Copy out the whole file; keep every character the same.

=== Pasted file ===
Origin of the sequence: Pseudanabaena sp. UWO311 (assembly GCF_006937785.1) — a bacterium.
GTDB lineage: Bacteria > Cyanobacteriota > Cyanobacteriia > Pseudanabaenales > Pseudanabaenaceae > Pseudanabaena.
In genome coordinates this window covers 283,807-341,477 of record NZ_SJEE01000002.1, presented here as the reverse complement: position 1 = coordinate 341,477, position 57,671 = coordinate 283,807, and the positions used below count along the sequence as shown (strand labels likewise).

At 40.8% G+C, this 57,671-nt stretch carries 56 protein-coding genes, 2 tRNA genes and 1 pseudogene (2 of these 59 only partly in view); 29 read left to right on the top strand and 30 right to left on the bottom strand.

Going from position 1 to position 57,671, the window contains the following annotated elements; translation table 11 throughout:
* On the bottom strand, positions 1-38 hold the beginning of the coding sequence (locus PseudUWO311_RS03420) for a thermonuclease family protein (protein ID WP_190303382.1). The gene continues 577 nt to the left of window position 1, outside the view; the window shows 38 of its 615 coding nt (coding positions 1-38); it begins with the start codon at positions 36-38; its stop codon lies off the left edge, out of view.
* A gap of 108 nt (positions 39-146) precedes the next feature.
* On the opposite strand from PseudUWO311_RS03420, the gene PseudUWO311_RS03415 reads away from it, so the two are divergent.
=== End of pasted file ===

Origin of the sequence: Pseudanabaena sp. UWO311 (assembly GCF_006937785.1) — a bacterium.
GTDB lineage: Bacteria > Cyanobacteriota > Cyanobacteriia > Pseudanabaenales > Pseudanabaenaceae > Pseudanabaena.
In genome coordinates this window covers 283,807-341,477 of record NZ_SJEE01000002.1, presented here as the reverse complement: position 1 = coordinate 341,477, position 57,671 = coordinate 283,807, and the positions used below count along the sequence as shown (strand labels likewise).

At 40.8% G+C, this 57,671-nt stretch carries 56 protein-coding genes, 2 tRNA genes and 1 pseudogene (2 of these 59 only partly in view); 29 read left to right on the top strand and 30 right to left on the bottom strand.

Going from position 1 to position 57,671, the window contains the following annotated elements; translation table 11 throughout:
* On the bottom strand, positions 1-38 hold the beginning of the coding sequence (locus PseudUWO311_RS03420) for a thermonuclease family protein (protein ID WP_190303382.1). The gene continues 577 nt to the left of window position 1, outside the view; the window shows 38 of its 615 coding nt (coding positions 1-38); it begins with the start codon at positions 36-38; its stop codon lies off the left edge, out of view.
* A gap of 108 nt (positions 39-146) precedes the next feature.
* On the opposite strand from PseudUWO311_RS03420, the gene PseudUWO311_RS03415 reads away from it, so the two are divergent.